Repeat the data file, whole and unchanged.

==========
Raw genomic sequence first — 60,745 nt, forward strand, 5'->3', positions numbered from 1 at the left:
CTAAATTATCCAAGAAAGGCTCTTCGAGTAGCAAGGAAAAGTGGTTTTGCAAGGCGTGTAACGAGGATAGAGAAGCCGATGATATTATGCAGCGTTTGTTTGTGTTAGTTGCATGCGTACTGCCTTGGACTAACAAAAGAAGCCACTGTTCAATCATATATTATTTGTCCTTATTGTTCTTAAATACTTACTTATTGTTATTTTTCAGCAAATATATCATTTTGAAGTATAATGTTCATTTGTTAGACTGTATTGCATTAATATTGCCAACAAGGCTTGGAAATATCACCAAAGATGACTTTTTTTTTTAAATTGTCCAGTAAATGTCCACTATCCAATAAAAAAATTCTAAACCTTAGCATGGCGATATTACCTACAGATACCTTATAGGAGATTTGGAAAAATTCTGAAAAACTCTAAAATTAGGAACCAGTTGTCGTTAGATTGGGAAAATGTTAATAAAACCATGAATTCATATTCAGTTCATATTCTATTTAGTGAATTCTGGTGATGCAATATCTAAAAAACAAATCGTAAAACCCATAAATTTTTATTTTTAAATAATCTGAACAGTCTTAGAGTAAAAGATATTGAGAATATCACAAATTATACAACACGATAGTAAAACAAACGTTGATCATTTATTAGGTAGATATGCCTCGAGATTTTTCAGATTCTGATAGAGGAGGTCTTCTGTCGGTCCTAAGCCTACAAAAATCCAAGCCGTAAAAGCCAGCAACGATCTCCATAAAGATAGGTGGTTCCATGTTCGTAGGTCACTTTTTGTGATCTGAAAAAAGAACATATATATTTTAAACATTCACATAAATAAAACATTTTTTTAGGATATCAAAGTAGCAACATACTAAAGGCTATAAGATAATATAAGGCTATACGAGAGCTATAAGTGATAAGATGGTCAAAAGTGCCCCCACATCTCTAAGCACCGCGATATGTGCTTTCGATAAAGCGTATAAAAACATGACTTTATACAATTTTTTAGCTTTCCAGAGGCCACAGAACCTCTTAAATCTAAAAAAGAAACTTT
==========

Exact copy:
Raw genomic sequence first — 60,745 nt, forward strand, 5'->3', positions numbered from 1 at the left:
CTAAATTATCCAAGAAAGGCTCTTCGAGTAGCAAGGAAAAGTGGTTTTGCAAGGCGTGTAACGAGGATAGAGAAGCCGATGATATTATGCAGCGTTTGTTTGTGTTAGTTGCATGCGTACTGCCTTGGACTAACAAAAGAAGCCACTGTTCAATCATATATTATTTGTCCTTATTGTTCTTAAATACTTACTTATTGTTATTTTTCAGCAAATATATCATTTTGAAGTATAATGTTCATTTGTTAGACTGTATTGCATTAATATTGCCAACAAGGCTTGGAAATATCACCAAAGATGACTTTTTTTTTTAAATTGTCCAGTAAATGTCCACTATCCAATAAAAAAATTCTAAACCTTAGCATGGCGATATTACCTACAGATACCTTATAGGAGATTTGGAAAAATTCTGAAAAACTCTAAAATTAGGAACCAGTTGTCGTTAGATTGGGAAAATGTTAATAAAACCATGAATTCATATTCAGTTCATATTCTATTTAGTGAATTCTGGTGATGCAATATCTAAAAAACAAATCGTAAAACCCATAAATTTTTATTTTTAAATAATCTGAACAGTCTTAGAGTAAAAGATATTGAGAATATCACAAATTATACAACACGATAGTAAAACAAACGTTGATCATTTATTAGGTAGATATGCCTCGAGATTTTTCAGATTCTGATAGAGGAGGTCTTCTGTCGGTCCTAAGCCTACAAAAATCCAAGCCGTAAAAGCCAGCAACGATCTCCATAAAGATAGGTGGTTCCATGTTCGTAGGTCACTTTTTGTGATCTGAAAAAAGAACATATATATTTTAAACATTCACATAAATAAAACATTTTTTTAGGATATCAAAGTAGCAACATACTAAAGGCTATAAGATAATATAAGGCTATACGAGAGCTATAAGTGATAAGATGGTCAAAAGTGCCCCCACATCTCTAAGCACCGCGATATGTGCTTTCGATAAAGCGTATAAAAACATGACTTTATACAATTTTTTAGCTTTCCAGAGGCCACAGAACCTCTTAAATCTAAAAAAGAAACTTT